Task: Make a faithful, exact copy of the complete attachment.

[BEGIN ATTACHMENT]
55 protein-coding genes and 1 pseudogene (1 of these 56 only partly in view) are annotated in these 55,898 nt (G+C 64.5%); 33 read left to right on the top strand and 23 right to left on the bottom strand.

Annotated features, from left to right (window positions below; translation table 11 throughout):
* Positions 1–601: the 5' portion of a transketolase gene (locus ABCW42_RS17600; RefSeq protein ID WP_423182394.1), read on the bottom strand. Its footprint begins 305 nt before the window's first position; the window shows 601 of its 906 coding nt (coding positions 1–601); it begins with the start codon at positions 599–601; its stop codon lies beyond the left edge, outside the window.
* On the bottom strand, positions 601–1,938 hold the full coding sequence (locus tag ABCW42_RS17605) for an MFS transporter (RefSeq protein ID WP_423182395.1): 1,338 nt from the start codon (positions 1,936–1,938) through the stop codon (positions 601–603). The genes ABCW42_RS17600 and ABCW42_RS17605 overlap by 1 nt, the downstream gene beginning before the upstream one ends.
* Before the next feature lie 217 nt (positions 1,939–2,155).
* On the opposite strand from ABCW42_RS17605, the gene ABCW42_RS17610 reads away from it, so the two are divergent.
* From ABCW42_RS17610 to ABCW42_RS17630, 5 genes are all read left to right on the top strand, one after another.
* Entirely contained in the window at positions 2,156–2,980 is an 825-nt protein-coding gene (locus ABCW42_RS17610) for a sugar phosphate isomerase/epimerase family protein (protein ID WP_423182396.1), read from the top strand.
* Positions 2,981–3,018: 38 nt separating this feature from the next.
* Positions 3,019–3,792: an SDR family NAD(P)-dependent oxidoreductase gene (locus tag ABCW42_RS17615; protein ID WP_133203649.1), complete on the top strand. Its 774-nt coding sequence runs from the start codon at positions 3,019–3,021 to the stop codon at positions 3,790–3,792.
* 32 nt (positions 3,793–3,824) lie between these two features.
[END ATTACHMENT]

55 protein-coding genes and 1 pseudogene (1 of these 56 only partly in view) are annotated in these 55,898 nt (G+C 64.5%); 33 read left to right on the top strand and 23 right to left on the bottom strand.

Annotated features, from left to right (window positions below; translation table 11 throughout):
* Positions 1–601: the 5' portion of a transketolase gene (locus ABCW42_RS17600; RefSeq protein ID WP_423182394.1), read on the bottom strand. Its footprint begins 305 nt before the window's first position; the window shows 601 of its 906 coding nt (coding positions 1–601); it begins with the start codon at positions 599–601; its stop codon lies beyond the left edge, outside the window.
* On the bottom strand, positions 601–1,938 hold the full coding sequence (locus tag ABCW42_RS17605) for an MFS transporter (RefSeq protein ID WP_423182395.1): 1,338 nt from the start codon (positions 1,936–1,938) through the stop codon (positions 601–603). The genes ABCW42_RS17600 and ABCW42_RS17605 overlap by 1 nt, the downstream gene beginning before the upstream one ends.
* Before the next feature lie 217 nt (positions 1,939–2,155).
* On the opposite strand from ABCW42_RS17605, the gene ABCW42_RS17610 reads away from it, so the two are divergent.
* From ABCW42_RS17610 to ABCW42_RS17630, 5 genes are all read left to right on the top strand, one after another.
* Entirely contained in the window at positions 2,156–2,980 is an 825-nt protein-coding gene (locus ABCW42_RS17610) for a sugar phosphate isomerase/epimerase family protein (protein ID WP_423182396.1), read from the top strand.
* Positions 2,981–3,018: 38 nt separating this feature from the next.
* Positions 3,019–3,792: an SDR family NAD(P)-dependent oxidoreductase gene (locus tag ABCW42_RS17615; protein ID WP_133203649.1), complete on the top strand. Its 774-nt coding sequence runs from the start codon at positions 3,019–3,021 to the stop codon at positions 3,790–3,792.
* 32 nt (positions 3,793–3,824) lie between these two features.